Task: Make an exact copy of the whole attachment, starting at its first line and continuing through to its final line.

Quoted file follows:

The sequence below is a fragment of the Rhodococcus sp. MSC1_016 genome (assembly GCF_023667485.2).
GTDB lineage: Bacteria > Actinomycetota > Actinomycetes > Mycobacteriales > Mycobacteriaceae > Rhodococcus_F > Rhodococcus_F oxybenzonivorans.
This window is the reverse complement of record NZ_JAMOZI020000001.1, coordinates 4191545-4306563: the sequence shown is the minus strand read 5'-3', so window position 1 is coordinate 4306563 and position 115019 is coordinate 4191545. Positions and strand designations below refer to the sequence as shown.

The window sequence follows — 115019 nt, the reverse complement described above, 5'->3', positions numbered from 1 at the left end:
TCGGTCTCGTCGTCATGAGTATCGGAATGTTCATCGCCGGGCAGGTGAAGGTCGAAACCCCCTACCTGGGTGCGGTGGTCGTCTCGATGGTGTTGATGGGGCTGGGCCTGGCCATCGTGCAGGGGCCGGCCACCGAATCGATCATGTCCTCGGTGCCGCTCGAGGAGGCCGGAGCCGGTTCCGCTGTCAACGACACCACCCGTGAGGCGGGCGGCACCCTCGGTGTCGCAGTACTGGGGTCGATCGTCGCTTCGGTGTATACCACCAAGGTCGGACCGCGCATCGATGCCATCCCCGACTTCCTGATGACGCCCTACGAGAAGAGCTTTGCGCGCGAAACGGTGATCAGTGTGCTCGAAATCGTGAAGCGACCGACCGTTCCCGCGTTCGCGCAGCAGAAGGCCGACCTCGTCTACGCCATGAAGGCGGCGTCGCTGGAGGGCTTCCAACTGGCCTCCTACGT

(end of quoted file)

The sequence below is a fragment of the Rhodococcus sp. MSC1_016 genome (assembly GCF_023667485.2).
GTDB lineage: Bacteria > Actinomycetota > Actinomycetes > Mycobacteriales > Mycobacteriaceae > Rhodococcus_F > Rhodococcus_F oxybenzonivorans.
This window is the reverse complement of record NZ_JAMOZI020000001.1, coordinates 4191545-4306563: the sequence shown is the minus strand read 5'-3', so window position 1 is coordinate 4306563 and position 115019 is coordinate 4191545. Positions and strand designations below refer to the sequence as shown.

The window sequence follows — 115019 nt, the reverse complement described above, 5'->3', positions numbered from 1 at the left end:
TCGGTCTCGTCGTCATGAGTATCGGAATGTTCATCGCCGGGCAGGTGAAGGTCGAAACCCCCTACCTGGGTGCGGTGGTCGTCTCGATGGTGTTGATGGGGCTGGGCCTGGCCATCGTGCAGGGGCCGGCCACCGAATCGATCATGTCCTCGGTGCCGCTCGAGGAGGCCGGAGCCGGTTCCGCTGTCAACGACACCACCCGTGAGGCGGGCGGCACCCTCGGTGTCGCAGTACTGGGGTCGATCGTCGCTTCGGTGTATACCACCAAGGTCGGACCGCGCATCGATGCCATCCCCGACTTCCTGATGACGCCCTACGAGAAGAGCTTTGCGCGCGAAACGGTGATCAGTGTGCTCGAAATCGTGAAGCGACCGACCGTTCCCGCGTTCGCGCAGCAGAAGGCCGACCTCGTCTACGCCATGAAGGCGGCGTCGCTGGAGGGCTTCCAACTGGCCTCCTACGT